What chance has the game got when the only option is to be number 1, what are you trying to sell to a broadcaster.
    Quick Hands likes this.
  7. Quick Hands David Wilson (68)

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    The bit about growing attendances is where the clubs directly benefit. A home game with a crowd of $7,000 plus is worth $60,000 or more every time it happens. Even if only half of your home games get that or close to it, the club has made $250,000 in the season. This money doesn't go through the SRU or NSWRU or RA it goes straight to the club. Clubs who have worked this out are the ones who are powering ahead. It's an indirect benefit for no outlay.
    CEO of Intrust Super, Brendon O’Farrell is delighted to continue supporting the grassroots competition. After striking a last-minute deal back in 2015, Intrust Super’s sponsorship ensured the broadcast deal with Channel 7 would go ahead.
    He said: “It’s been a fantastic 3 years of seeing the resurgence of club rugby in Sydney. There is nothing better than hearing people talk about it in the streets with true passion for their respective clubs.
    “Tribalism is back and we [Intrust Super] are extremely excited to be part of this tremendous energy and momentum of success that the Intrust Super Shute Shield is experiencing, and therefore we are looking forward to continuing our naming rights sponsorship of the Intrust Super Shute Shield for a further 3 years.”
    https://mumbrella.com.au/intrust-su... committed to,sponsorship of the Shute Shield.

    We went to the TV networks and had a very positive response from Seven,” Fordham recalls. “Then, right on the eleventh hour, we got a deal done with a naming rights sponsor – Intrust Super.
    “Brendan O'Farrell from Intrust Super is really the foundation saviour of Shute Shield because without him it wouldn't happen.”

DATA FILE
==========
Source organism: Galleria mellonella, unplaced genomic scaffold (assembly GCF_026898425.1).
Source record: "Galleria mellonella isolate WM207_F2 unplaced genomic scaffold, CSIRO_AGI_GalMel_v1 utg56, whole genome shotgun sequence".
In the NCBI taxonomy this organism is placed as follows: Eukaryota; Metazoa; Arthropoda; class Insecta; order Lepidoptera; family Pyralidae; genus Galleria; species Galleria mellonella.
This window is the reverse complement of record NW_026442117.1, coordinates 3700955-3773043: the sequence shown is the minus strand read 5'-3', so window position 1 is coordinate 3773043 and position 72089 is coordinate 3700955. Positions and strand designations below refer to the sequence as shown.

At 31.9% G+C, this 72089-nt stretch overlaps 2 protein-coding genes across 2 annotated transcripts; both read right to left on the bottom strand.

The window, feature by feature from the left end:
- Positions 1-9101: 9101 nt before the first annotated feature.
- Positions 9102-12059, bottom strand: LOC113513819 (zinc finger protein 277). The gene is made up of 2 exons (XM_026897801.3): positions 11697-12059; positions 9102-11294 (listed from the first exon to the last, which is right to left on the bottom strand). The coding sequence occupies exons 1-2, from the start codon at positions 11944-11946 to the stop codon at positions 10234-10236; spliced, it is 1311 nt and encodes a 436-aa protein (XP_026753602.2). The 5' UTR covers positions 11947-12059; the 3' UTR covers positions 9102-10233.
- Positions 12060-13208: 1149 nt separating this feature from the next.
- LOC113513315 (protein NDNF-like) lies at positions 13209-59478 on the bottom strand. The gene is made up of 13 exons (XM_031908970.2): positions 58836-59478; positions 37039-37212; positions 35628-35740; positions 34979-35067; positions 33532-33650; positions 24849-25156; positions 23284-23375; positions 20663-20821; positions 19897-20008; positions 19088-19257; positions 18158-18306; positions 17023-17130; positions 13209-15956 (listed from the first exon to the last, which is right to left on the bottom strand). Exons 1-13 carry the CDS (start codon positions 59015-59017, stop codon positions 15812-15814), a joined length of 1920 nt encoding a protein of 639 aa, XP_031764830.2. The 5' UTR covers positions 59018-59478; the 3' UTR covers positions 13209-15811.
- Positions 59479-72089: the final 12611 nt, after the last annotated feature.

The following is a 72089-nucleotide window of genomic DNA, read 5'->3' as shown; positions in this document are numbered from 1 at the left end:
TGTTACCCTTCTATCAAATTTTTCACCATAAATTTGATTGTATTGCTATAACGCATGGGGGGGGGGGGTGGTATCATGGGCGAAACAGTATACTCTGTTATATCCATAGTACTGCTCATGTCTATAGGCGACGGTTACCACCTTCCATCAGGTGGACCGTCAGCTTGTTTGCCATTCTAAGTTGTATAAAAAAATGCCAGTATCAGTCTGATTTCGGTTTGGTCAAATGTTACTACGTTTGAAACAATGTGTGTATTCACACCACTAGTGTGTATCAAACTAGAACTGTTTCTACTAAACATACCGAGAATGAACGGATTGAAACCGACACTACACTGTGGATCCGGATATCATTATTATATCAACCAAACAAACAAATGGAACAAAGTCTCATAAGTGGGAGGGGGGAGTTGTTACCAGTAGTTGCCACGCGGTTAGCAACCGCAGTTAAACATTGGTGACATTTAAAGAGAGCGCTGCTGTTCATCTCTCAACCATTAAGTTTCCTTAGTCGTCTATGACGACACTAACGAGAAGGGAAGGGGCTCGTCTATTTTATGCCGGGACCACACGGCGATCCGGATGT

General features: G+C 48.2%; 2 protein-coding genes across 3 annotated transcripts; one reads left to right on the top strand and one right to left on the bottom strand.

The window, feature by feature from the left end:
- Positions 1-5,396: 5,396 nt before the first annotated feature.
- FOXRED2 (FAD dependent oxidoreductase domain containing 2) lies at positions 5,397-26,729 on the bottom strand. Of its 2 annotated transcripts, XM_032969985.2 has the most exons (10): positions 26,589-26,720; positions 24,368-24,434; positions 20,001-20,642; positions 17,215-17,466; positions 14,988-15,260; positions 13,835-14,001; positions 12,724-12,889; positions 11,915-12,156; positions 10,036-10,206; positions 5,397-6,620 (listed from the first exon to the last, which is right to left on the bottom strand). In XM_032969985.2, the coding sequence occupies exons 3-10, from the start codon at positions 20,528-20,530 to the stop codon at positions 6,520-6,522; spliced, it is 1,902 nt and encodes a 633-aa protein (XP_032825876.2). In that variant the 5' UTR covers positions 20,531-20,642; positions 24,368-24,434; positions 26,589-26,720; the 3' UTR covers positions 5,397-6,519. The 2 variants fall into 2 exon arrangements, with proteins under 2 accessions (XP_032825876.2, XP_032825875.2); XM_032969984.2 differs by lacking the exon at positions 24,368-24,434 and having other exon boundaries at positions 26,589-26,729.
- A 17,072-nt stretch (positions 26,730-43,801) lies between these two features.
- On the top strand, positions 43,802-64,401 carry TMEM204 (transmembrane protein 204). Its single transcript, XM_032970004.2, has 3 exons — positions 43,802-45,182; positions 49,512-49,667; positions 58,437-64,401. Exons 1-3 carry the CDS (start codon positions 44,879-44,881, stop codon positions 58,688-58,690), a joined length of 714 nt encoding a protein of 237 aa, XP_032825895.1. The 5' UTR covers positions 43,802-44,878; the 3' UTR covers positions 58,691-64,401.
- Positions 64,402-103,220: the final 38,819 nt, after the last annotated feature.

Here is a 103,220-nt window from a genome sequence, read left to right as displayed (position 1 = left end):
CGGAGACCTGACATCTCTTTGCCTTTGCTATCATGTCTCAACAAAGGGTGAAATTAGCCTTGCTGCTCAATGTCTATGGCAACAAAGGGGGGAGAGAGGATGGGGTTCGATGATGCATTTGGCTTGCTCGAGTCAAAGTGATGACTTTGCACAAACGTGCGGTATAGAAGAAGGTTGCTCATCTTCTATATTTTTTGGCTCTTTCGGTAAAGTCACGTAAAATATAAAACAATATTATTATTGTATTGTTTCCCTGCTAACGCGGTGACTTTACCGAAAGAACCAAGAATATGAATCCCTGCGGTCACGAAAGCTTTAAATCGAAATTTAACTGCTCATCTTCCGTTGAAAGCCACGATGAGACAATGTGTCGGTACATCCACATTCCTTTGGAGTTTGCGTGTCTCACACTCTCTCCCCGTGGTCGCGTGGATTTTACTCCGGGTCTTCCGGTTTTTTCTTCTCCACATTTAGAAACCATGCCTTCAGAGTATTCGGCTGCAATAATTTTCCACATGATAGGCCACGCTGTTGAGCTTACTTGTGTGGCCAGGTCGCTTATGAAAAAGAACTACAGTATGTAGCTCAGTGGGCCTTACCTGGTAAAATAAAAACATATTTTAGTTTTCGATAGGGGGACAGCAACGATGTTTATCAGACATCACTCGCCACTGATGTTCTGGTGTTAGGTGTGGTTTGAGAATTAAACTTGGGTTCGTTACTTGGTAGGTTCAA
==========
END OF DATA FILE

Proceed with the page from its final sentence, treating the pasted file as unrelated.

And the sponsorship money has followed. In 2016, the Shute Shield added Fujitsu, Canon, Man Shake and last year Charter Hall with contra deals also struck with Ooh!Media, Nova 96.9 and ESPN.
    What’s been even more impressive is how attendances have grown. Last year, games at Manly Oval were drawing 10,000 fans to games, while one of the finals at Rat Park, home of Warringah Rugby Club in Sydney’s north, drew 15,000.
  8. Rebels3 Peter Fenwicke (45)

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    Isn’t this a broadcasting thread? Therefore the figures don’t look promising for anyone wanting to pick up the rights. 13k if you put it behind a paywall (which is the most likely option at the moment) is single figures watching and not much uptake on subscriptions. QLD numbers would be even worse as the marketability of the clubs is considerably lower than some SS clubs, I say this as a guy that’s played for a QLD Prems Club infront of 200 people and 2 dogs at some places.
  9. KOB1987 Andrew Slack (58)

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    If I was RA I’d be working on an incentivized package. A base amount to recognize that there is some value in providing the product and franchises as they are, and incentives, based on viewership. This puts the onus on the broadcaster, RA, the franchises, and even the players, to work collaboratively to increase the number of viewers through performance and product appeal. If it works we keep our players, if it doesn’t the player exodus thread will crank right up.
    RebelYell and Rebels3 like this.
  10. The Honey Badger Peter Johnson (47)

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    Think you are reading too much into my post.

    I actually subscribe to Fox (via Telstra NBN) and pay $40/month every month of the year and haven't watched it in ages. Mrs Badge watches Wentworth / Westworld- but really doesn't get watched except when rugby is on. Netflix is getting 10X the viewing over fox.

    So I am in the demographic of subscribers (as is my 85 year old father) paying for Fox just for rugby - and we are too lazy to cancel and resubscribe for the season and dont even notice we are paying it - I expect there are 10's of thousands if not more people subscribing in a similar way, and Fox know it. - which is why they played so hard to derail the open market tender.

    I just believe that putting 100% of live SR games behind a paywall has been detrimental to the game. (in the end detrimental to Fox as well) And is a major contributing factor to the complete collapse in interest in the game at that level. (Bit like the collapse in interest in 50 over 1 day cricket when it went behind a paywall). - I acknowledge other factors , including lack of success on the scoreboard also contributing.

    I was fully supportive of the direction Raelene Castle was taking with the broadcast negotiations which had an FTA live match component. This is needed to attract new fans. As for who has the Pay TV rights, I really dont care.
  11. Rebels3 Peter Fenwicke (45)